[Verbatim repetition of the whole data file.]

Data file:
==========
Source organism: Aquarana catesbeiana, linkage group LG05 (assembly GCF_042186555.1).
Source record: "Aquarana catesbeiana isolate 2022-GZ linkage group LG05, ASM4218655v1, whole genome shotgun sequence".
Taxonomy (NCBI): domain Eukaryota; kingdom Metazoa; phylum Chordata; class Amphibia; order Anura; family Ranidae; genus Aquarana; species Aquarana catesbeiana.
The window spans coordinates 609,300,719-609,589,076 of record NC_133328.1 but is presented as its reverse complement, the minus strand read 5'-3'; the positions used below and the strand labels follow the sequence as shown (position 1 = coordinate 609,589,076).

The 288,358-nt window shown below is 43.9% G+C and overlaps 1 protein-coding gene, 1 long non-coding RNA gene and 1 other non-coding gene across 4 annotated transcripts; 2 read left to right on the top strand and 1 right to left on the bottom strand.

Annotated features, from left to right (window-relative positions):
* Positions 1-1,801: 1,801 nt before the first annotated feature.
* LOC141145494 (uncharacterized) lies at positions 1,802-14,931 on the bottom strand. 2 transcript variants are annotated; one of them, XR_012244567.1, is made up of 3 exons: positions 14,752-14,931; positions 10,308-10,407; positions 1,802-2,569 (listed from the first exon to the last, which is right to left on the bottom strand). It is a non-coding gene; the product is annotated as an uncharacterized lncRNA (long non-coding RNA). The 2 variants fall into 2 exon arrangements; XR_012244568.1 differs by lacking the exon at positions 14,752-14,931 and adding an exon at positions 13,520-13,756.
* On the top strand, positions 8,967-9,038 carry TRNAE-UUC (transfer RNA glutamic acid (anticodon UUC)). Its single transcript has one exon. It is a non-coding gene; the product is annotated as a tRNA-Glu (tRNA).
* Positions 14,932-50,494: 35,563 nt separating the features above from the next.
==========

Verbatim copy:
Source organism: Aquarana catesbeiana, linkage group LG05 (assembly GCF_042186555.1).
Source record: "Aquarana catesbeiana isolate 2022-GZ linkage group LG05, ASM4218655v1, whole genome shotgun sequence".
Taxonomy (NCBI): domain Eukaryota; kingdom Metazoa; phylum Chordata; class Amphibia; order Anura; family Ranidae; genus Aquarana; species Aquarana catesbeiana.
The window spans coordinates 609,300,719-609,589,076 of record NC_133328.1 but is presented as its reverse complement, the minus strand read 5'-3'; the positions used below and the strand labels follow the sequence as shown (position 1 = coordinate 609,589,076).

The 288,358-nt window shown below is 43.9% G+C and overlaps 1 protein-coding gene, 1 long non-coding RNA gene and 1 other non-coding gene across 4 annotated transcripts; 2 read left to right on the top strand and 1 right to left on the bottom strand.

Annotated features, from left to right (window-relative positions):
* Positions 1-1,801: 1,801 nt before the first annotated feature.
* LOC141145494 (uncharacterized) lies at positions 1,802-14,931 on the bottom strand. 2 transcript variants are annotated; one of them, XR_012244567.1, is made up of 3 exons: positions 14,752-14,931; positions 10,308-10,407; positions 1,802-2,569 (listed from the first exon to the last, which is right to left on the bottom strand). It is a non-coding gene; the product is annotated as an uncharacterized lncRNA (long non-coding RNA). The 2 variants fall into 2 exon arrangements; XR_012244568.1 differs by lacking the exon at positions 14,752-14,931 and adding an exon at positions 13,520-13,756.
* On the top strand, positions 8,967-9,038 carry TRNAE-UUC (transfer RNA glutamic acid (anticodon UUC)). Its single transcript has one exon. It is a non-coding gene; the product is annotated as a tRNA-Glu (tRNA).
* Positions 14,932-50,494: 35,563 nt separating the features above from the next.